Estelle Rowe

Estelle Rowe, National Director of Headstart and First Edition for leadingeducation charity EDT, was awarded an MBE in the 2014 New Year Honours List.  The award recognises the impact of Estelle’s career in engineering education during which she has energetically tackled false perceptions of engineering and science.  By her personal example and effort she has helped thousands of young people to view technical careers in a new light and helped companies to realise the importance of the development of the future workforce.

Throughout her career Estelle has had particular impact in seeking to address gender balance in technical industries.  At university she was the first female chair of the Cambridge University Industrial Society and has been an active member of the Women’s Engineering Society for over 20 years, taking a leading voluntary role in the development of the activities of the Verena Holmes Lecture Fund.

Since becoming Director of Headstart (engineering residential summer schools for 16 to 17 year olds), Estelle has established Insight, an all female Headstart course.  Under her guidance, the proportion of girls attending all  Headstart courses has increased to 34%; a remarkable figure when it is considered that many university engineering courses have less than 10% female participants.  Estelle has also introduced 3-day courses for 15 to 16 year old girls called Inspire, which helps them prepare for STEM A-levels.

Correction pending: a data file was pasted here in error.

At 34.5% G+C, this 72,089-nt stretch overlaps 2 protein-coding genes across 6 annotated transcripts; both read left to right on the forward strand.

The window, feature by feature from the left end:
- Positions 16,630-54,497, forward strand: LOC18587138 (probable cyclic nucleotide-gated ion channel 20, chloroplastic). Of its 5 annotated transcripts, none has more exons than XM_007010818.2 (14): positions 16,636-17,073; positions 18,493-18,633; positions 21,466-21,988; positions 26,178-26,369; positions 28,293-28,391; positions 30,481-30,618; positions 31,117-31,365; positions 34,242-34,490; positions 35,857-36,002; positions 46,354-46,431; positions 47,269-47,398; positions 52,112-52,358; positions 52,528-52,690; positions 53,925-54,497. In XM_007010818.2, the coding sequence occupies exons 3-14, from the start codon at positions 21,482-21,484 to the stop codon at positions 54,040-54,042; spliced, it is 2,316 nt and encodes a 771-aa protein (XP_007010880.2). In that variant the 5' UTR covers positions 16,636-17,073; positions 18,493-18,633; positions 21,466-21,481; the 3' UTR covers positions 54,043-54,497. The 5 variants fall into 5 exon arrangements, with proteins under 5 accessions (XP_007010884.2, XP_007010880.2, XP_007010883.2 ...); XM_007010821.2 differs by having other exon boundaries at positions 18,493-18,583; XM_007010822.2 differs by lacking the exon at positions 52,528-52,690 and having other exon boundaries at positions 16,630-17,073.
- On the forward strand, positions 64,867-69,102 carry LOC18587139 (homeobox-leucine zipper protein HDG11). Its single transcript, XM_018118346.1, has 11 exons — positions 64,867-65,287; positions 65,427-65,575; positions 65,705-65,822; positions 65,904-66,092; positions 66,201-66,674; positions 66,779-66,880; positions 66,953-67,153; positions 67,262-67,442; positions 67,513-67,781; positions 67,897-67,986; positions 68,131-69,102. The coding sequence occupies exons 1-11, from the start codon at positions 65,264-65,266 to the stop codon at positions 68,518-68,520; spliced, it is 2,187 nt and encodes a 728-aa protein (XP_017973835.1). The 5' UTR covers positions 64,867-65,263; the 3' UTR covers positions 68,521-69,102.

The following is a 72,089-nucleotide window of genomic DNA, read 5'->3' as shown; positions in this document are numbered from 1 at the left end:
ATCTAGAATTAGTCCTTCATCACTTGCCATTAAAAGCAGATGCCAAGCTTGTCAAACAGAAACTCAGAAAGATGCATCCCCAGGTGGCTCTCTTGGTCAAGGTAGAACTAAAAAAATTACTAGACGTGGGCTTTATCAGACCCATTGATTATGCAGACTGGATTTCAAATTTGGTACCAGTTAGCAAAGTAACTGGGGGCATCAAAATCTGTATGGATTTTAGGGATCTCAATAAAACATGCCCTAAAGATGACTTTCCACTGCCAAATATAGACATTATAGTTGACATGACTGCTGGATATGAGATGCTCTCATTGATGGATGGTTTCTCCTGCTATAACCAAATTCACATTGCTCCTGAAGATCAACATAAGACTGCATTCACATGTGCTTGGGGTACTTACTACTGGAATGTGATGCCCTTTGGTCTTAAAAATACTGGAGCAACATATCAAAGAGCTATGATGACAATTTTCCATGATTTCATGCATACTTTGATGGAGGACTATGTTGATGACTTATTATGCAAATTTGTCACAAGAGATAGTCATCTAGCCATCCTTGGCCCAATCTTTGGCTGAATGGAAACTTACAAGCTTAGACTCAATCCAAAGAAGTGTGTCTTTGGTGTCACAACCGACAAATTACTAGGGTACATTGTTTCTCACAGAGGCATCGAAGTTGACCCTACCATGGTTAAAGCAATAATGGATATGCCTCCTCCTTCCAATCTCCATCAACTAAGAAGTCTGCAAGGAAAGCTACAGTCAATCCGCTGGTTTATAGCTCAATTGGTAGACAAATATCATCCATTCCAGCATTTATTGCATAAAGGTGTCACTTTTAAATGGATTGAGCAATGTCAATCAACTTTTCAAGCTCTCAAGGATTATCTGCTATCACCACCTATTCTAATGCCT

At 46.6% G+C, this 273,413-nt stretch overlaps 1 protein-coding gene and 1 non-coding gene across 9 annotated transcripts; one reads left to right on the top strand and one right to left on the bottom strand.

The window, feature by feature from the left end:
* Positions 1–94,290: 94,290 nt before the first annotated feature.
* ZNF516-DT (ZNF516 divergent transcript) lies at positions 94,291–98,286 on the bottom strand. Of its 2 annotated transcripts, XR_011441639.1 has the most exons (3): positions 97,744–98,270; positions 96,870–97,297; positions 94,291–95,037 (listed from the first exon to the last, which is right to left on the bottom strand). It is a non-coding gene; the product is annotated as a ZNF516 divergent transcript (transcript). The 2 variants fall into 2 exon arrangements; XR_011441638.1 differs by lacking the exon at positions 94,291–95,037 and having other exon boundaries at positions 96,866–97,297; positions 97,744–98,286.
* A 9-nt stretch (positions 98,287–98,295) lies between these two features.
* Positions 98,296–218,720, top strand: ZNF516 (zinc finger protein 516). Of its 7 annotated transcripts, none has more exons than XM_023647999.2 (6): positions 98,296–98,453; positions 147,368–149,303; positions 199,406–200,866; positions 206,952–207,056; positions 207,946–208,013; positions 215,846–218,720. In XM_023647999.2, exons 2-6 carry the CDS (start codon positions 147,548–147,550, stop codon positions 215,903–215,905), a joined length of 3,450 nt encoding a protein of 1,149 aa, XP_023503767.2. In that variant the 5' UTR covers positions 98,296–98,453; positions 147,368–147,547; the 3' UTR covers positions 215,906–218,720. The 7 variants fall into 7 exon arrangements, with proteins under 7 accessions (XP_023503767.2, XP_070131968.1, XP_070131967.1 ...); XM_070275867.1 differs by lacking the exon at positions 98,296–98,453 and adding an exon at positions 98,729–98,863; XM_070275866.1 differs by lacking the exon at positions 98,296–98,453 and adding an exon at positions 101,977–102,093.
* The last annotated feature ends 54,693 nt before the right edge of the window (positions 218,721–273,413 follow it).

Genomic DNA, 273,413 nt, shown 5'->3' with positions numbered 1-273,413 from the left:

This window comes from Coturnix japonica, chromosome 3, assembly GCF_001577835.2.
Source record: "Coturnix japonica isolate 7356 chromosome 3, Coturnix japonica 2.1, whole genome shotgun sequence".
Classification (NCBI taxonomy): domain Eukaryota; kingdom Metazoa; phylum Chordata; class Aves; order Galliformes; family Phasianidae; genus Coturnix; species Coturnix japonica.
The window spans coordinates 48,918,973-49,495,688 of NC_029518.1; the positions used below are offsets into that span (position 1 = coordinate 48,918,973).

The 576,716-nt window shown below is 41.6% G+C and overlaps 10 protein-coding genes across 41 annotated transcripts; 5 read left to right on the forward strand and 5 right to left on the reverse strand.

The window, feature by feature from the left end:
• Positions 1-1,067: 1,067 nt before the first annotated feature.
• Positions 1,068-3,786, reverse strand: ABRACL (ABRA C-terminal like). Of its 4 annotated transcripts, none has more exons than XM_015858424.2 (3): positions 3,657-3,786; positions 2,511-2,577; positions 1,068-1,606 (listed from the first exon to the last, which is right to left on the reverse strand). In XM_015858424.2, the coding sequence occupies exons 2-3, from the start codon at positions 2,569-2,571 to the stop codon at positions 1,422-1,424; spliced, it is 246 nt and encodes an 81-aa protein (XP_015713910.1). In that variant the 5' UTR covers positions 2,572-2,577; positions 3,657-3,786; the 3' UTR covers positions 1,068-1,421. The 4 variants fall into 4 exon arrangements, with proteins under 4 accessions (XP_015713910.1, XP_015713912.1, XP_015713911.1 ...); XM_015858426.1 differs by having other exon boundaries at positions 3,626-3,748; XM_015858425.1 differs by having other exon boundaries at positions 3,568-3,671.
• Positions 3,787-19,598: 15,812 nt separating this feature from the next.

Estelle’s gender diversity work for EDT was a major contributor to the charity being awarded the Women into Science and Engineering (WISE) Award for Diversity, presented to EDT by Princess Anne in 2013.

Dr Gordon Mizner, Chief Executive of EDT is delighted by Estelle’s honour; “Estelle is by nature a pioneer, blazing a trail for women’s role in engineering and science when it was far from the hot topic that it is today.  EDT is lucky to have such an enthusiastic advocate within our ranks and we will continue to pursue her goal of encouraging ever increasing proportions of girls into technical careers.”

Estelle says, “Being recognised in this way is humbling and I hope that it will in some small way help encourage girls to look to careers in engineering and science.  It is these industries that are going to provide the engine for growth for the UK over coming decades and I hope that by inspiring girls into these jobs we can ensure that there is a plentiful supply of highly qualified recruits to enable the UK engineering and science sectors to thrive.”

Previous to this, Estelle played a significant role in the development of STEM (science, technology, engineering and mathematics) education activities in the West Midlands as Regional Director of ‘The Year in Industry’.  Before that, she spent five years encouraging students to be entrepreneurial by running ‘Young Enterprise in Birmingham’, tripling the number of schools and young people taking part, including inner city and special needs schools.